I knew of course, that this was just a mind trick, designed to test that famous quote by Jois “body is not stiff, mind is“, because when the mind gets on the way in hard-core way, when it crosses the arms like that and says: “No!” as if it was five years old, THAT is the moment to recognize its inflexibility.
|Don’t fall for the mind trick!|
Somehow I came to a truce with it that I would get on the mat without changing into the usual yoga clothes, we would practice in the t-shirt we had slept in and underwear, no need to do fancy stuff.
Literally I was treating the mind as if it was a child. And that is when I heard her protesting, again, that it would not like to see me, never mind the drishti (or pre-determined eye focus point for each point) without my usual shorts! – Can you believe that?
We will do it blindfolded! I blurted – That shut it up. I was only able to do the standing sequence with the blinders, by the end of which I was too sweaty and they came off, but while they were on I learned that:
|What it feels like to talk to my mind sometimes|
The eyes are a limb: No kidding, Utitta Hastha was impossible. I remembered loud and clear what it was like in the beginning, in those first couple of practices where balance was nowhere to be found! Not only there but also in the following pose, ardha badha padmotanasana, gosh!
How difficult it is to retain the balance when the eyes are not there to anchor you, as if they were another limb. And that is when I realized that they are. A dance teacher used to tell me to “use the eyes to grab the wall” back in the 90s. She was not speaking metaphorically.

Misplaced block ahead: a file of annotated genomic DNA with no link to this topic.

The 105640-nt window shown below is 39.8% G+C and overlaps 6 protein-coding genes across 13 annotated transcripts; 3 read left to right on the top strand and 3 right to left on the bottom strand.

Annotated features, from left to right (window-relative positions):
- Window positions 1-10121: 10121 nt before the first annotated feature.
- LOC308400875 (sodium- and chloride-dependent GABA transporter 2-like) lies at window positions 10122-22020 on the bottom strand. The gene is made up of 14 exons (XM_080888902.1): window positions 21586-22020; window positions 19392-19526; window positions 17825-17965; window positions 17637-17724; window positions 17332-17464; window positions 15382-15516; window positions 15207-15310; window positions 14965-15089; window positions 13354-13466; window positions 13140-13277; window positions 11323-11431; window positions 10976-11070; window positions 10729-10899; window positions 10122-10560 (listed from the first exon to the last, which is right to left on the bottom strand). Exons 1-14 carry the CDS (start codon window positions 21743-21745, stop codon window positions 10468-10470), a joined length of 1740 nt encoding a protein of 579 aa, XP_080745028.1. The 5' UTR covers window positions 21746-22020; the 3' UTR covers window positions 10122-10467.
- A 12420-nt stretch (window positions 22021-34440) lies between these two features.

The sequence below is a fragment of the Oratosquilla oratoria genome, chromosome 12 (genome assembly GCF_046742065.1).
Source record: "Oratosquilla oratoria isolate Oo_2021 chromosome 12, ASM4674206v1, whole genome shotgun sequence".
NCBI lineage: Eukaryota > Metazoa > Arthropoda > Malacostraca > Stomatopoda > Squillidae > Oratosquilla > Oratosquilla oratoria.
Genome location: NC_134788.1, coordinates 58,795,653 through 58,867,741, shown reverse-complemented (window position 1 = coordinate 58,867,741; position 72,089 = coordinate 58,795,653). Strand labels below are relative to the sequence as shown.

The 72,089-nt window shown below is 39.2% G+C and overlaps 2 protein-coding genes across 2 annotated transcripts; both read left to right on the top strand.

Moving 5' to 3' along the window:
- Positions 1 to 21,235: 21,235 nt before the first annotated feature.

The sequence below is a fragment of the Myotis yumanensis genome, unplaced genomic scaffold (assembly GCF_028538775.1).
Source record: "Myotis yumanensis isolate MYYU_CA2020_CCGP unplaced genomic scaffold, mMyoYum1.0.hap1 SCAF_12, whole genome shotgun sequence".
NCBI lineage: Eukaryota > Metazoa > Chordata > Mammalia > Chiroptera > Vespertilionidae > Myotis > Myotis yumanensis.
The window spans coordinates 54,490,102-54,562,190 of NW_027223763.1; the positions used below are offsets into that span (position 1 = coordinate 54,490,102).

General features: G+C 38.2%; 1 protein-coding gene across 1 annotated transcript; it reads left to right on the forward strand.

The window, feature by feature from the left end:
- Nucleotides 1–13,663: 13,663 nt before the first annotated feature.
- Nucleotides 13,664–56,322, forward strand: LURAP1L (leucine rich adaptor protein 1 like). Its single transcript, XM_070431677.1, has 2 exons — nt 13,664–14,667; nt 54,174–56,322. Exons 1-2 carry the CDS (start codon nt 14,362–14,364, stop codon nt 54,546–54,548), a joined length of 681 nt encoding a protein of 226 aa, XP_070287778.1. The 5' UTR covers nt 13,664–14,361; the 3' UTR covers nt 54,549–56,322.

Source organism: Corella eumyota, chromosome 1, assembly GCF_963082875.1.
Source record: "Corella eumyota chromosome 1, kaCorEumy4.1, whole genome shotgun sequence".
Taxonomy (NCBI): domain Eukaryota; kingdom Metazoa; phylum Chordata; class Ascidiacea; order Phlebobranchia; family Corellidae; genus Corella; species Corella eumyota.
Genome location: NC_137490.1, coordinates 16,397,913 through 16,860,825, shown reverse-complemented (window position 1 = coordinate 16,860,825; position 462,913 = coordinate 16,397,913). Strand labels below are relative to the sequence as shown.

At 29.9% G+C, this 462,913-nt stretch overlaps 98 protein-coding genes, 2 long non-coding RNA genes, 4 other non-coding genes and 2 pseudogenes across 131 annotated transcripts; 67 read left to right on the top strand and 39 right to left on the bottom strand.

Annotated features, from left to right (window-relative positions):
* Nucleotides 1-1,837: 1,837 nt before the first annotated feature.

Noticing where the little distractions go: Even though when I practice with open eyes my drishti is, by now, pretty good, there are still little distractions that I don’t even notice. Being blind-folded allowed me to notice those moments, the places where I go “unconscious” and look out, or escape from the awareness of what is happening in the body at that moment.
Pardon the irony, but it was indeed a big eye-opener to notice that it is possible to go from one warrior side to the other keeping the internal focus and not wondering to find the Hudson River as it seems I am in the habit of.
Slowing down and gratitude: I don’t quite know how John Scott gets aware of how to center himself on the mat (below). All I know is that it was hard. I had to stop and feel the corners of the mat about 6 times, and that was just the standing sequence! I ended the standing sequence in deep gratitude to have eyes to see, to anchor me, to balance me. What a gift!
I have no idea where the blind-folded idea came from, perhaps was from talking to Mikko (a fantastic authorized level II teacher from Finland and fellow student at the Thailand TT in 2009) in Mysore and him reminding me of John Scott’s demo at Yoga Oslo. Perhaps it was just universal intelligence gathering anything that would help me get on the mat and get over the hurdle.
Anyways, here is the YouTube of John Scott, he is much better than me!